Every 27 hours a police officer serving in Forth Valley is assaulted in the line of duty.
A stark statistic but look at the picture nationally and it is even more alarming – every 27 minutes somewhere in the UK a police officer is assaulted by a member of the public.
The lucky ones are left with bumps and bruises, but for others there are more serious consequences – particularly if they are on the receiving end of a kicking or worse, attacked with a weapon.
Then there are those who have an anxious wait, often for months, to discover if the saliva that was spat on them carried an infectious disease.
Only this week a man appeared in a Dundee court charged with the attempted murder of a police officer.
Sadly, attacks on law enforcers appear to be a fact of life in today’s world as figures given to The Falkirk Herald following a Freedom of Information enquiry revealed.
This week, the body which looks after the interest of serving officers called for courts to be tougher on perpetrators of such crimes.
David Ross, vice-chairman of the Scottish Police Federation, which represents officers below the rank of superintendent, said plea bargaining by the accused and their legal representative often saw police assault cases never reach court.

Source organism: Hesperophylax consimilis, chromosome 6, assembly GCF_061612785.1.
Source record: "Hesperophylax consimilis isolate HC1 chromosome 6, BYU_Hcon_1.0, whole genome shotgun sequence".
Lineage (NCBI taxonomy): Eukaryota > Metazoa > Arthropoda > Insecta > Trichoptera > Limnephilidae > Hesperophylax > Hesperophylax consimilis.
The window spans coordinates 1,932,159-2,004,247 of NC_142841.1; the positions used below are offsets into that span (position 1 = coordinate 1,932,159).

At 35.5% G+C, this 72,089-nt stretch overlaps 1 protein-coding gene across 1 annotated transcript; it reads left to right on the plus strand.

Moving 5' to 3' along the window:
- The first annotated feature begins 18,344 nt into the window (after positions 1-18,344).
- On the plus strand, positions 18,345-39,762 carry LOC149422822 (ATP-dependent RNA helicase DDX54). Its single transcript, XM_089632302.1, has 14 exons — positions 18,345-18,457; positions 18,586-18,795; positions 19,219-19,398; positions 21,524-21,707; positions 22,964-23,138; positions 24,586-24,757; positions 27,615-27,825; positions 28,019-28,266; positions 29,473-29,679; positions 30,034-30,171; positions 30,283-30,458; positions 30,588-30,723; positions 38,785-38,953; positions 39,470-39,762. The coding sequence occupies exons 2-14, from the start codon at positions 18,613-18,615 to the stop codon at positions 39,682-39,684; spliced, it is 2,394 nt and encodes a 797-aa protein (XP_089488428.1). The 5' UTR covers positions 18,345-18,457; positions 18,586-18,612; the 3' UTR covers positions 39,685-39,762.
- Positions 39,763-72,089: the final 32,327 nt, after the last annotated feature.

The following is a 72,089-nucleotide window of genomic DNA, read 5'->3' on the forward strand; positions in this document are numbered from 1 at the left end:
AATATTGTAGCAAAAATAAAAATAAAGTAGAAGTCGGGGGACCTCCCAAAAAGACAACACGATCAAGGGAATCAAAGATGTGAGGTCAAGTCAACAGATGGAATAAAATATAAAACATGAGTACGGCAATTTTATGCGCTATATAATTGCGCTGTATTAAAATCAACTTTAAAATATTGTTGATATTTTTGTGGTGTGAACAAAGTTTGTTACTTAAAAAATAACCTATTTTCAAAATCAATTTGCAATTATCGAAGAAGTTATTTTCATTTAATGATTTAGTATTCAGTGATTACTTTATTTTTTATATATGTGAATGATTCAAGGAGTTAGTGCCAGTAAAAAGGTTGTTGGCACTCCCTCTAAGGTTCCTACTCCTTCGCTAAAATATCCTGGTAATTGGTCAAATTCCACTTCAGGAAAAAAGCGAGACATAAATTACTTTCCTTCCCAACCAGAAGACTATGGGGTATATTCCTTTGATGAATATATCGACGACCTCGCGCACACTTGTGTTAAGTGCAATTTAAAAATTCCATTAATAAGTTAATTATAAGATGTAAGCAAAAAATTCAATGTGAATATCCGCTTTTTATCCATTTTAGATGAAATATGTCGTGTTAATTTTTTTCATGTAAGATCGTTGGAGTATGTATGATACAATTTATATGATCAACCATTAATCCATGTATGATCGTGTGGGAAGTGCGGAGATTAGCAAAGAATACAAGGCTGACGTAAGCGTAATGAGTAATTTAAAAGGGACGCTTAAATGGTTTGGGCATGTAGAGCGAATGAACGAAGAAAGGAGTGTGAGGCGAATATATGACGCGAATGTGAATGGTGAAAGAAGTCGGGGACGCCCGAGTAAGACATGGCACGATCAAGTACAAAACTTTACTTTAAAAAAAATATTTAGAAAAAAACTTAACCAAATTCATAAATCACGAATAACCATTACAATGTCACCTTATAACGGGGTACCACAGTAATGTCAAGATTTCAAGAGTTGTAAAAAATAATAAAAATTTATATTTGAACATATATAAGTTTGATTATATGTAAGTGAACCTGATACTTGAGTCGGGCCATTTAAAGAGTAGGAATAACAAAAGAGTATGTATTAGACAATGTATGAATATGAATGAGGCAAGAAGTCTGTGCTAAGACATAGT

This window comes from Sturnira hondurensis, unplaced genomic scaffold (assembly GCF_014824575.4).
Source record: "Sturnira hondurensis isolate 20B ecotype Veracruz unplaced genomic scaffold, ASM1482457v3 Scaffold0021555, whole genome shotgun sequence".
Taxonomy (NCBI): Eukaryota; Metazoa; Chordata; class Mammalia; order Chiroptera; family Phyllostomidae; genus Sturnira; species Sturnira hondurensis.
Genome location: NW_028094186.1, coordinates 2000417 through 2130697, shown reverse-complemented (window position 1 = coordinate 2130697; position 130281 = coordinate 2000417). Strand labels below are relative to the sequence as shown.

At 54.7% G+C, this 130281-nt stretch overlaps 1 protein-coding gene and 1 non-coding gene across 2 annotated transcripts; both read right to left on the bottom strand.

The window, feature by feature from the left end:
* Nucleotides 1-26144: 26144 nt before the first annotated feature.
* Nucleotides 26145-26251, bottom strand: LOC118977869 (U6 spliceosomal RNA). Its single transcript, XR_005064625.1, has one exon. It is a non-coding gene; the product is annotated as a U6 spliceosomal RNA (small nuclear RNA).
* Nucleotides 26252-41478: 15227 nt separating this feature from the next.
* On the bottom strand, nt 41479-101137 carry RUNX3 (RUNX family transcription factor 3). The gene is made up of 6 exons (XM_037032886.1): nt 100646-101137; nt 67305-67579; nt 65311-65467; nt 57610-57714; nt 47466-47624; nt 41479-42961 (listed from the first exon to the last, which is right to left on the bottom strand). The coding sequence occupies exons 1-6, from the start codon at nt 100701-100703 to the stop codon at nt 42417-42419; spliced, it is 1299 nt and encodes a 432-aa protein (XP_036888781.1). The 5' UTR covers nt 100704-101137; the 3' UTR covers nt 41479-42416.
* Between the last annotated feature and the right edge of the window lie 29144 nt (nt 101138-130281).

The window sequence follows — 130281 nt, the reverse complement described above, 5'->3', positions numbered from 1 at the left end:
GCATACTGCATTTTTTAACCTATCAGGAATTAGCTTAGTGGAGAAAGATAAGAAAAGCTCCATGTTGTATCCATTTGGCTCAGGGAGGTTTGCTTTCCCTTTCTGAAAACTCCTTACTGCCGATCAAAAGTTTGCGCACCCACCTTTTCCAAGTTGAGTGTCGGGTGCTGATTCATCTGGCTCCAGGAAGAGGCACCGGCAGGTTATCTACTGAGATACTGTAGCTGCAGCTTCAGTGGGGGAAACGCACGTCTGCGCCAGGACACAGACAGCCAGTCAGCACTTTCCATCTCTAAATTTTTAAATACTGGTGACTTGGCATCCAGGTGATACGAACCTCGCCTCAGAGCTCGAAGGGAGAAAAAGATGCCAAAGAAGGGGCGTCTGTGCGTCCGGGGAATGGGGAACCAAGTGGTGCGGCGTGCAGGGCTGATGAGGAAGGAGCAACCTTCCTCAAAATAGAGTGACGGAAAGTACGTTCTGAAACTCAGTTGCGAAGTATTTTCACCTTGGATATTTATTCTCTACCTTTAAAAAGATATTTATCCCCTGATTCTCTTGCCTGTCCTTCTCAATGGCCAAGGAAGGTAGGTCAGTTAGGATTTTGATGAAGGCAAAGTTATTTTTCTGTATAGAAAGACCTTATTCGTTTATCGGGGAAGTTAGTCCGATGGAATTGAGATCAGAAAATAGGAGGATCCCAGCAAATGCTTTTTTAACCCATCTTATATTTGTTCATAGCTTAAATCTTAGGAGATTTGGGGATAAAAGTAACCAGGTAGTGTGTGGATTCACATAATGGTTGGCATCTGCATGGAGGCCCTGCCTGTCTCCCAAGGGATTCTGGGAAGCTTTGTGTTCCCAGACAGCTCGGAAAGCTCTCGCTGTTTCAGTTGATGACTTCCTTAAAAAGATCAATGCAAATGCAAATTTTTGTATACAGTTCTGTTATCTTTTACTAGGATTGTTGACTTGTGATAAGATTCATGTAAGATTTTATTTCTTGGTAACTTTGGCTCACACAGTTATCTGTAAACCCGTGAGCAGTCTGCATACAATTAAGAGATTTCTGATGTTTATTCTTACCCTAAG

He said; “Statistics show that a lot of assaults don’t result in a conviction. The charge often comes as the result of investigating another crime and when members are trying to affect an arrest, they are attacked. However, fiscals often accept a not guilty plea to that if they plead guilty to the other case.”
Mr Ross added that it was “a sad reflection on society” that it is acceptable for people to assault officers and others in public roles.
He said: “It is certainly something we are constantly banging our drum about. However, even if someone is convicted, it is often a fairly small fine or community payback order.”
A Scottish Government spokesperson said: “Our police officers do a difficult job in very challenging circumstances, often putting themselves in danger and risking life and limb to protect the public.
“The Scottish Government condemns anyone carrying out such attacks and back the judiciary in using the full force of the law on anyone found guilty. It is also important to point out that this includes the long-standing common law assault which carries penalties all the way up to life imprisonment for those convicted.
“More widely, we have announced plans to ensure criminals contribute to the cost of supporting victims, including to the costs associated with treatment to help police officers get back to good health.”
A Crown Office spokesperson said assaults against police were taken very seriously, adding there is a “strong presumption” against accepting pleas of not guilty to such crimes.
They said: “As with all criminal proceedings, each case will be considered on its own facts and circumstances, and the decision to accept a plea of not guilty to a charge and a guilty plea to other charges will only be taken when it is in the public interest to do so.
“A plea of not guilty would not be accepted in cases where there was any injury to the officer. ”
A spokesperson for the Judicial Office for Scotland said: “Sentencing is a matter for the presiding judge, taking into consideration all the facts and circumstances of the case.”